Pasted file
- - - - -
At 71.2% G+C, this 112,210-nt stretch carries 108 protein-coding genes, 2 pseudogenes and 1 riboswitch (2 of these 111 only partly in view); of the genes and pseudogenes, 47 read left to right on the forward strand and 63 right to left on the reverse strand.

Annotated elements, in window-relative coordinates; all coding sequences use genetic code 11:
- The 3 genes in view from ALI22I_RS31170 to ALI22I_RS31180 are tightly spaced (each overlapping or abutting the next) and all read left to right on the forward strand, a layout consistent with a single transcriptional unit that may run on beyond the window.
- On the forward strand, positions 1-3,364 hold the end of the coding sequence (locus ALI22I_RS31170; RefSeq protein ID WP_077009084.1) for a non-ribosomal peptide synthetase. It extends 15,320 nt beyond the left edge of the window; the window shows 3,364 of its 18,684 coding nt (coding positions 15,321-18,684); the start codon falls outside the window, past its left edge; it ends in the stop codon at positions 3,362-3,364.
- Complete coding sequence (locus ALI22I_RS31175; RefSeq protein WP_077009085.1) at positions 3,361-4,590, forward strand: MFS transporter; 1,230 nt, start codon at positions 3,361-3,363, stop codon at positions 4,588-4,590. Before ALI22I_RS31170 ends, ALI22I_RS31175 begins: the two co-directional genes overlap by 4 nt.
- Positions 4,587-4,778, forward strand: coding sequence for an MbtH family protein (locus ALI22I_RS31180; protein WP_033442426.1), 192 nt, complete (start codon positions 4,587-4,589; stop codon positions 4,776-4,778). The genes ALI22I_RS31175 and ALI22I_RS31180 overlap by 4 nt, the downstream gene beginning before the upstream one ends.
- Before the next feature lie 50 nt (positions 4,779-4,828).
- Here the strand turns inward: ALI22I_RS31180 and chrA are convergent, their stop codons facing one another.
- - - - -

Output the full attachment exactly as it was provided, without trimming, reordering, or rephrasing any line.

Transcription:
At 71.2% G+C, this 112,210-nt stretch carries 108 protein-coding genes, 2 pseudogenes and 1 riboswitch (2 of these 111 only partly in view); of the genes and pseudogenes, 47 read left to right on the forward strand and 63 right to left on the reverse strand.

Annotated elements, in window-relative coordinates; all coding sequences use genetic code 11:
- The 3 genes in view from ALI22I_RS31170 to ALI22I_RS31180 are tightly spaced (each overlapping or abutting the next) and all read left to right on the forward strand, a layout consistent with a single transcriptional unit that may run on beyond the window.
- On the forward strand, positions 1-3,364 hold the end of the coding sequence (locus ALI22I_RS31170; RefSeq protein ID WP_077009084.1) for a non-ribosomal peptide synthetase. It extends 15,320 nt beyond the left edge of the window; the window shows 3,364 of its 18,684 coding nt (coding positions 15,321-18,684); the start codon falls outside the window, past its left edge; it ends in the stop codon at positions 3,362-3,364.
- Complete coding sequence (locus ALI22I_RS31175; RefSeq protein WP_077009085.1) at positions 3,361-4,590, forward strand: MFS transporter; 1,230 nt, start codon at positions 3,361-3,363, stop codon at positions 4,588-4,590. Before ALI22I_RS31170 ends, ALI22I_RS31175 begins: the two co-directional genes overlap by 4 nt.
- Positions 4,587-4,778, forward strand: coding sequence for an MbtH family protein (locus ALI22I_RS31180; protein WP_033442426.1), 192 nt, complete (start codon positions 4,587-4,589; stop codon positions 4,776-4,778). The genes ALI22I_RS31175 and ALI22I_RS31180 overlap by 4 nt, the downstream gene beginning before the upstream one ends.
- Before the next feature lie 50 nt (positions 4,779-4,828).
- Here the strand turns inward: ALI22I_RS31180 and chrA are convergent, their stop codons facing one another.